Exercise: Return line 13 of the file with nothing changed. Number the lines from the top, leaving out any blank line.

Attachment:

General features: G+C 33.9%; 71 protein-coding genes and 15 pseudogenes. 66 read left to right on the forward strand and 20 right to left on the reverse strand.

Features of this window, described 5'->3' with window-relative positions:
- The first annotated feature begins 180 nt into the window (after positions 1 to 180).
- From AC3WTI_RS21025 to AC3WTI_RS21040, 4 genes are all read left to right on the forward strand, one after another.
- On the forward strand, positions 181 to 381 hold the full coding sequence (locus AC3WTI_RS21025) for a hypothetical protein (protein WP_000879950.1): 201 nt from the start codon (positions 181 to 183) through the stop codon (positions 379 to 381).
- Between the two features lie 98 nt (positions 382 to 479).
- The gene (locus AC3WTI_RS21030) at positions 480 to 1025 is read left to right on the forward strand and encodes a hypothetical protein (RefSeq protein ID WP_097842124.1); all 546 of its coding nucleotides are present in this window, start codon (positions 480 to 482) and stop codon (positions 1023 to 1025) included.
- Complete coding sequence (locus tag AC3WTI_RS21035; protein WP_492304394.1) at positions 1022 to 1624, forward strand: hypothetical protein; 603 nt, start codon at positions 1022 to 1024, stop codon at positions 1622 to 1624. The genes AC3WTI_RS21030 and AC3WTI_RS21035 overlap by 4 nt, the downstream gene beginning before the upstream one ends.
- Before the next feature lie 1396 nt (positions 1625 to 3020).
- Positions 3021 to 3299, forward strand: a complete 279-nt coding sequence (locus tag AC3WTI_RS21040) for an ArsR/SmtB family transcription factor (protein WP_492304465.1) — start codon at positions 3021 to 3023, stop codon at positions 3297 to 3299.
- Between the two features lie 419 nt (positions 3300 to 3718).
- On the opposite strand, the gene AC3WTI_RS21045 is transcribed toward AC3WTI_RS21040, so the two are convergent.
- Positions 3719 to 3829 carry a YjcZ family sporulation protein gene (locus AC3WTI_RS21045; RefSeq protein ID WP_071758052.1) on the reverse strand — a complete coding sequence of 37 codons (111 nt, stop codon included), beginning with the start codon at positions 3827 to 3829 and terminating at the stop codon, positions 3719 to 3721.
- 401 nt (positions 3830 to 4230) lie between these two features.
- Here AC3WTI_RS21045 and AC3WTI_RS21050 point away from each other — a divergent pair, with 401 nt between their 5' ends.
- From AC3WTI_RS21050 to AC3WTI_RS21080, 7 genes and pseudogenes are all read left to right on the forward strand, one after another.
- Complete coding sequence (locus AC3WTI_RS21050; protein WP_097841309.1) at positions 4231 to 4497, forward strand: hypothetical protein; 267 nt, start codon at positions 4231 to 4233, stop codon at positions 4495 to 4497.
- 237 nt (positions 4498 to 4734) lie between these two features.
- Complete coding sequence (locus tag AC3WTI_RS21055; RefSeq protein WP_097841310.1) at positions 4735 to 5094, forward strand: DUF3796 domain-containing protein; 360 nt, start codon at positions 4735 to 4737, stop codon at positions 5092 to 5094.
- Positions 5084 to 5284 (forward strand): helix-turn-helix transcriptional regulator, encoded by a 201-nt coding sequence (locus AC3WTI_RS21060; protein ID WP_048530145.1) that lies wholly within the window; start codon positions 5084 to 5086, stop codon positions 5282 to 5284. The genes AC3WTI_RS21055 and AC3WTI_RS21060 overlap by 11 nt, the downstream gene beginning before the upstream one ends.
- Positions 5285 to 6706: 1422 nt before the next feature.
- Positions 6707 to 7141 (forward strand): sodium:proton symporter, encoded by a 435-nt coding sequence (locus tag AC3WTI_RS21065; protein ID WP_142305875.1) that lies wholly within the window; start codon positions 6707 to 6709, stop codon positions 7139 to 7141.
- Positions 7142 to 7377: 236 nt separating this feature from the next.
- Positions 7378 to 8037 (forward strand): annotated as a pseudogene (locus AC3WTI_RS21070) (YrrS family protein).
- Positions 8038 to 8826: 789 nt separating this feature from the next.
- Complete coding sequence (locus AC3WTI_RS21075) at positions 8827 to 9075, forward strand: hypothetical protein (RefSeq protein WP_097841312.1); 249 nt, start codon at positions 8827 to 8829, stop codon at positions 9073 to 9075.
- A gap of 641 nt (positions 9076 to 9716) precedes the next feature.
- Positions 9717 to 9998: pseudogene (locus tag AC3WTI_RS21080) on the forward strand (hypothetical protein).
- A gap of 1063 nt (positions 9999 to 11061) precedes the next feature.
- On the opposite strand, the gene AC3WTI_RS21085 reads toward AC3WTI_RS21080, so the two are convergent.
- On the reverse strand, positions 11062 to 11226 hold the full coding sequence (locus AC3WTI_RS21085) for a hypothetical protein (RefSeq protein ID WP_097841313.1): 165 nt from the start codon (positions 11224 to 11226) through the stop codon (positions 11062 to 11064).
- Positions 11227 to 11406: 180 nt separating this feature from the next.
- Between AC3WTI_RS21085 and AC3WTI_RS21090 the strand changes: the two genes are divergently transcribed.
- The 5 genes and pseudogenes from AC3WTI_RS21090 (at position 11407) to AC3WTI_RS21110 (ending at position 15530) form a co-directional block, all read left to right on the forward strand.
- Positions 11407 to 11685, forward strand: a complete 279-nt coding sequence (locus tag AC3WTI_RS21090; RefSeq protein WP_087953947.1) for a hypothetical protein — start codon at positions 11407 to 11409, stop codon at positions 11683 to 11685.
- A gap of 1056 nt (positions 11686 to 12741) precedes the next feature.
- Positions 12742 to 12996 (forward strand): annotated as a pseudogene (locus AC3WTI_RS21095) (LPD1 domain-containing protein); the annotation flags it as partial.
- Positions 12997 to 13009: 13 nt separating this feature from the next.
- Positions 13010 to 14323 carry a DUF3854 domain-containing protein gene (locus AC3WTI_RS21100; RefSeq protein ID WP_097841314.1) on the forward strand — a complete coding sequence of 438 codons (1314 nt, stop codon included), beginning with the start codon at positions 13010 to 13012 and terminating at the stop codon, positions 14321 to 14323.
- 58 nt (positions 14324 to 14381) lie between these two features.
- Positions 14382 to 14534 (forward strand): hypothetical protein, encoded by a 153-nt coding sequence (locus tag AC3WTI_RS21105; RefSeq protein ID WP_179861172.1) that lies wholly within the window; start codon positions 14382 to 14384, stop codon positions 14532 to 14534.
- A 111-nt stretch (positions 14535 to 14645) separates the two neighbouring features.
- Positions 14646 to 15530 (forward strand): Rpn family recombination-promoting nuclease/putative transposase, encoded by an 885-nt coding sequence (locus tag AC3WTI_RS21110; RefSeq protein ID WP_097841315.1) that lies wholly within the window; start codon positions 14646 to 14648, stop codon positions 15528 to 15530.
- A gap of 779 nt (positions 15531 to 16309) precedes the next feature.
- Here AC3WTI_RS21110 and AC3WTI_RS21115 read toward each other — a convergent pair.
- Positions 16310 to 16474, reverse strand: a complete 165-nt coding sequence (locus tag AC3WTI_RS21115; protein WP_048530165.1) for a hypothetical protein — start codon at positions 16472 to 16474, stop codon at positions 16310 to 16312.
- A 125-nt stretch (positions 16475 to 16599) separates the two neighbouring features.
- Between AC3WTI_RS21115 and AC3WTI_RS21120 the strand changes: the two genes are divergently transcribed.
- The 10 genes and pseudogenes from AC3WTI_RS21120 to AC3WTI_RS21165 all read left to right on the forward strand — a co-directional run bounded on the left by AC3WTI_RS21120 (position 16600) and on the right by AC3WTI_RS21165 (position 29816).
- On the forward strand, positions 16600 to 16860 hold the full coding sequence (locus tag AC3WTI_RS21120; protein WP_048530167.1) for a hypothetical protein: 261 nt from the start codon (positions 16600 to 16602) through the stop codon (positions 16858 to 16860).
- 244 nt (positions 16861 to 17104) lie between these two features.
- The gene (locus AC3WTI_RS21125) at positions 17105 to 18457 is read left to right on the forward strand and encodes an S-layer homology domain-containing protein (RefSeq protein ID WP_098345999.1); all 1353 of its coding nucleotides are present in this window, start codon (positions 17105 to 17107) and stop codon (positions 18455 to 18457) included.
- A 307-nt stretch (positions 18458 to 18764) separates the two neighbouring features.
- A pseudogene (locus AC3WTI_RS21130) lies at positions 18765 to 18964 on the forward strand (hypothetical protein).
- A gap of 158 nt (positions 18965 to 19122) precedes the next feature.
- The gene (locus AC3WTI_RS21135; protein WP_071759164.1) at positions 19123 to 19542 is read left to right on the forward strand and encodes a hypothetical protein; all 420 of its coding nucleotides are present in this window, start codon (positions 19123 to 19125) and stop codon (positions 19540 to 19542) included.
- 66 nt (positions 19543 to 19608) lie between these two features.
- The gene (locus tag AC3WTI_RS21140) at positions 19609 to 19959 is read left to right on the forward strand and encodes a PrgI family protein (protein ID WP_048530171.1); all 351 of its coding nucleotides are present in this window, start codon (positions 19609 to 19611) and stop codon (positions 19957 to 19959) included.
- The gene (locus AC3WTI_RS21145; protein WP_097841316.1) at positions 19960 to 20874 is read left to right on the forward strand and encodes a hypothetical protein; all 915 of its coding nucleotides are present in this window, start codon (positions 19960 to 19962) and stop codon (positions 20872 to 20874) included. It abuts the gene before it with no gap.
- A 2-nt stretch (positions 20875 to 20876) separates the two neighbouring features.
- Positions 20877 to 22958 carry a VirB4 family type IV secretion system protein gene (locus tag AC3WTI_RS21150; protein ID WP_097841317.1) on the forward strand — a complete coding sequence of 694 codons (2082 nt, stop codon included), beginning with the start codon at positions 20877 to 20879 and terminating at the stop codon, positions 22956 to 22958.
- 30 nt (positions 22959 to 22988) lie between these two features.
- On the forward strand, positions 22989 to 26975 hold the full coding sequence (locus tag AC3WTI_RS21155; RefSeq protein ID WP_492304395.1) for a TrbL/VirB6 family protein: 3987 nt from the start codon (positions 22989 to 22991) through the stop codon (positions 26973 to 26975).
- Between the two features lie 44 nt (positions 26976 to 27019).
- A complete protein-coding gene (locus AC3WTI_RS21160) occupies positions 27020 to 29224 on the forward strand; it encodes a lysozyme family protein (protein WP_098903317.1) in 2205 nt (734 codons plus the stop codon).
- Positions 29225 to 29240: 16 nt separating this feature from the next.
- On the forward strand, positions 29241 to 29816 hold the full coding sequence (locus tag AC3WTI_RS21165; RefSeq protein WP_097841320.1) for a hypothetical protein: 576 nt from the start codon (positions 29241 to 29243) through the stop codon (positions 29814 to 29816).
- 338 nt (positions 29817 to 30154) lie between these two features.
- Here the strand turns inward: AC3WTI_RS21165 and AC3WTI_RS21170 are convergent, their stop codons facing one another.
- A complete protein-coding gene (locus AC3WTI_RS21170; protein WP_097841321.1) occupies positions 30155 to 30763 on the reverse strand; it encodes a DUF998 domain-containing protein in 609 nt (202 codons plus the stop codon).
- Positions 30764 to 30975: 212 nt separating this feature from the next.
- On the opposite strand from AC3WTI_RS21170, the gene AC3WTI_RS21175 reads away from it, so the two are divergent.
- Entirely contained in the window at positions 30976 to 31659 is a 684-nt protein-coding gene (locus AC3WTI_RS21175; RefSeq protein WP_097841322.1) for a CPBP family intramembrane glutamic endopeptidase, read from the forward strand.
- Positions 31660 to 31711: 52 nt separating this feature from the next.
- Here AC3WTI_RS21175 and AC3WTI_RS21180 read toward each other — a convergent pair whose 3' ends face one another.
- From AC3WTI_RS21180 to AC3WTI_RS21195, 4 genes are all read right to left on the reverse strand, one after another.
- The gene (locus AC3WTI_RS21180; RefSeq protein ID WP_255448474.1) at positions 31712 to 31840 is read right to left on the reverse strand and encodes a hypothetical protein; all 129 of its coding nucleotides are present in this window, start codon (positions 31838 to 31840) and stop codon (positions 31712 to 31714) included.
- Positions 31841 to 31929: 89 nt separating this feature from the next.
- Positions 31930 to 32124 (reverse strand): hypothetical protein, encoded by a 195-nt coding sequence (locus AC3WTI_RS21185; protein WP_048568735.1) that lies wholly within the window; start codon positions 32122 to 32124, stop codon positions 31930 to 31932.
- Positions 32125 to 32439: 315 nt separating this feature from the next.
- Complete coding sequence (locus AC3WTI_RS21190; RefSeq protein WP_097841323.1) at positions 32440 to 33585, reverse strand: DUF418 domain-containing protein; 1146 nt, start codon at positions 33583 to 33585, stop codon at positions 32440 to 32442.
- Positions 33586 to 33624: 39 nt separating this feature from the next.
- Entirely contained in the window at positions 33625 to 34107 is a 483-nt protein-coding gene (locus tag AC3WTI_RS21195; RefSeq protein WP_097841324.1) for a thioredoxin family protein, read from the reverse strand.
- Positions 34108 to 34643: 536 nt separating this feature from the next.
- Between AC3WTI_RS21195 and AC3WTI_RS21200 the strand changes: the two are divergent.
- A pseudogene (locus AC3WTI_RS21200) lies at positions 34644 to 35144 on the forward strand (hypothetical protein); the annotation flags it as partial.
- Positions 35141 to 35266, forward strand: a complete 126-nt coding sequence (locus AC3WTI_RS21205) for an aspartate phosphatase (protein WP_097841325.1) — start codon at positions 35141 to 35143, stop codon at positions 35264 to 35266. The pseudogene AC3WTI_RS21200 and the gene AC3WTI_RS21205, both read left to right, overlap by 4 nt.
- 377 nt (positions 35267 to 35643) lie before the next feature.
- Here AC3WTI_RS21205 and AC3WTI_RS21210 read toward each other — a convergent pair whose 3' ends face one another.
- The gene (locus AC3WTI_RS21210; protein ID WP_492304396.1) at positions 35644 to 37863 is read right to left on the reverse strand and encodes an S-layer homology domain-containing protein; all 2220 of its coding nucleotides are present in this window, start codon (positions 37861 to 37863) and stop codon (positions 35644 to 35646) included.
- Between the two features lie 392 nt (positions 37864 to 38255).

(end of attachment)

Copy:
- Positions 3719 to 3829 carry a YjcZ family sporulation protein gene (locus AC3WTI_RS21045; RefSeq protein ID WP_071758052.1) on the reverse strand — a complete coding sequence of 37 codons (111 nt, stop codon included), beginning with the start codon at positions 3827 to 3829 and terminating at the stop codon, positions 3719 to 3721.